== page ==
Call me old-fashioned (it’s a compliment!), but I love sending postcards when I travel. I even have a list of favorite folks I send cards to from abroad; they include my parents and in-laws, naturally, as well as two favorite aunts, the Husband’s aunt and uncle and his great aunt and great uncle, my elementary school secretary (she turns 90 this August), and a good friend in the Netherlands.
Receiving postcards from traveling friends and family is awesome too. Unfortunately, I can count on one hand the folks who regularly send us postcards from their travels: Jim, one of our closest friends and one of six guests from our wedding; Elaine, the Husband’s aunt; and Frank, the Husband’s great uncle. That’s it. Three people. I have two more fingers on that one hand.
By the way, Frank rocks! His postcards are usually beer mats from the many, many craft breweries he and his wife sample.
Post Card > Facebook Post (This is a mathematical fact. Mathematical fact? Is that a thing?)
I could go all curmudgeonly and rant about how the young folk (and the old folk) seem to think posting a photo to Facebook or texting a snapshot is comparable to addressing, writing, stamping, and sending a postcard from some far-flung locale. They ain’t. They ain’t even close.
But isn’t vacation a time to relax? Of course, it is. It’s not a time to feel stressed about sending out postcards to 100 of your dearest friends. It is, though, a time to remember a handful of folks with a note to show that you’re thinking of them and want to share a little taste of the experience you’re having.
Who Doesn’t Love Getting Mail from a Toddler?
Remembering people, especially the older ones you might not see that often, is a value I intend to pass along to Little A. By the time she’s a teenager, who knows where social media will have taken us. Whatever. That’s fine. But as she chronicles our vacations digitally – as she almost certainly will — I want her also to put pen to paper and send greetings from Barcelona to her Spanish teacher or a rugged landscape from North Wales to her grandparents.
Right now, Little A is much to small to write anything, but she can scribble with a crayon. And that’s what she did on our recent trip to the UK. I’ll address the postcards using my super-easy method (see below!), and then I’ll hand them over to Little A. Armed with a crayon, she’ll add a squiggle of purple or a blob of orange. I’ll “sign” the card for her, and we’ll drop them in one of those cute Royal Mail post boxes and imagine the smiles those postcards will generate.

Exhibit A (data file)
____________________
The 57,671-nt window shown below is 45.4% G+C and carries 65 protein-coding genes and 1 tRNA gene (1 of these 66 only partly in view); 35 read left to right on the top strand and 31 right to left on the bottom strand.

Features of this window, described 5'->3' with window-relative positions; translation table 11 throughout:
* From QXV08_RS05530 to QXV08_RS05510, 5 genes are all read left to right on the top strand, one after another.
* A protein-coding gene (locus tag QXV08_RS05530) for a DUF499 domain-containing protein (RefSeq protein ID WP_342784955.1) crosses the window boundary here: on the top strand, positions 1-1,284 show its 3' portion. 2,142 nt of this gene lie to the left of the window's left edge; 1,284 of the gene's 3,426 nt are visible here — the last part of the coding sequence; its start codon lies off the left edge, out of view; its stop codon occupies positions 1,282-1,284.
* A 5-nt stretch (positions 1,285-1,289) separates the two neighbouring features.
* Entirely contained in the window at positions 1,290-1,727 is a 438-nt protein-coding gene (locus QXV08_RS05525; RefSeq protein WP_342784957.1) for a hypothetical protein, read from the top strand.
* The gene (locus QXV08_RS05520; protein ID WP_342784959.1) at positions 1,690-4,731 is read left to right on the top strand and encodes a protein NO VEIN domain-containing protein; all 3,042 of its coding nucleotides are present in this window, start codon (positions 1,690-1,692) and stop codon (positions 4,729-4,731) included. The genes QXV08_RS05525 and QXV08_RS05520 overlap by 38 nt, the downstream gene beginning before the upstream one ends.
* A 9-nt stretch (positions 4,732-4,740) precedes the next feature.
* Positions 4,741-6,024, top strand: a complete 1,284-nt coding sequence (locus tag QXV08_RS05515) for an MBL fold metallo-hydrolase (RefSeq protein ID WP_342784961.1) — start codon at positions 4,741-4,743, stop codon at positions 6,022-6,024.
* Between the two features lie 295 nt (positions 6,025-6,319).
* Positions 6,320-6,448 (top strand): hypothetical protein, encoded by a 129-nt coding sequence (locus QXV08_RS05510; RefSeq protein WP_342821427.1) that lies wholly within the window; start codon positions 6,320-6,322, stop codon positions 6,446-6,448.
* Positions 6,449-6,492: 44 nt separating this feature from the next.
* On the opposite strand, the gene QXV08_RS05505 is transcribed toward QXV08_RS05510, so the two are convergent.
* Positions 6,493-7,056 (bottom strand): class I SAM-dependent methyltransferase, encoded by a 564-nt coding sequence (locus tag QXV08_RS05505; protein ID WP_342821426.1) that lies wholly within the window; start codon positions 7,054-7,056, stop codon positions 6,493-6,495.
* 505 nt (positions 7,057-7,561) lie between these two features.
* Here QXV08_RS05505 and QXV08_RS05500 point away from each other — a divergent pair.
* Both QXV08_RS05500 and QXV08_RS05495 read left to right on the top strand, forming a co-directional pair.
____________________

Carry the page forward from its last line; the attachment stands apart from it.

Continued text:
How To Simplify Sending Postcards
If you want to send postcards on your next trip (and you really, really should!), you need to make it easy on yourself. The first and only step to making postcards easy is (drum roll, please)…
Print address labels.
Yup. It’s that easy. No hauling your address book with you. No having to scroll through your contacts to find the one you want. Just print a sheet of address labels and stick them on the postcards.
All you have to do is open up a blank labels document in Microsoft Word or whatever word processing program you use and type in those names and addresses. That’s it. (If you haven’t made a sheet of labels in Word, please see below for more detailed instructions.)
Pro tip: Print one set of labels, and then print the document again on plain paper. Keep the latter set separate from the labels. It’s a backup in case you misplace the labels, and it’s a place to keep notes. For example, beside the name of my aunt who’s an English teacher, I’ll note that I sent her a card from Tintern Abbey, the ruin that inspired Wordsworth to write a super long poem.
A Couple of Things to Consider
- Where are you going and who would appreciate a postcard from there? Tip: If you have a list for Christmas or birthday cards, start there. Looking over the list should help you avoid any embarrassing oversights.
- How much is international postage? It’s pricey, so budget accordingly. As of May 2016, the price for an international first-class stamp from the Royal Mail, the postal service of the United Kingdom, was £1.05, roughly $1.50. That’s not cheap. In fact, it’s considerably more than the USPS price for an international first-class stamp, which is $1.15.
- How much do you need to budget? Calculate now so that you’re prepared for the cost. Assume that you’ll spend about $1.00 for each postcard. There’s a good chance you’ll spend less per card–especially in more touristy locations where merchants are competing for your business–but I prefer to overestimate. So, if you have 20 intended recipients and you’re sending them postcards from the UK, here’s the math:
($1 x 20 for postcards) + ($1.50 x 20 for stamps) = postcard budget
$20 + $30 = $50
In the scheme of things, such as what you’ll spend simply getting to your destination, that’s not a lot of money, especially since it affords you and your little one the chance to connect with the folks you care about.
Making Labels in Microsoft Word
- Open a new document.
- Click the MAILINGS tab.
- Click LABELS.
- Choose a label size. I recommend the following: under Label Vendors, choose Office Depot. Then, under Product Number, choose Address 612-011. Click OK.
- In the ENVELOPES AND LABELS pop-up, choose NEW DOCUMENT. A document with dotted outlines for the labels will open.
- Type in the names and addresses.
- Save the document.
- Put as many label sheets as you need in the paper tray of your printer. (Some printers will require that you load the label page face down; others will require it face up.)
- Print the document.
- Print the document again on plain paper as a backup.
That’s it. Are you a postcard sender? Do you have any tips to streamline the process?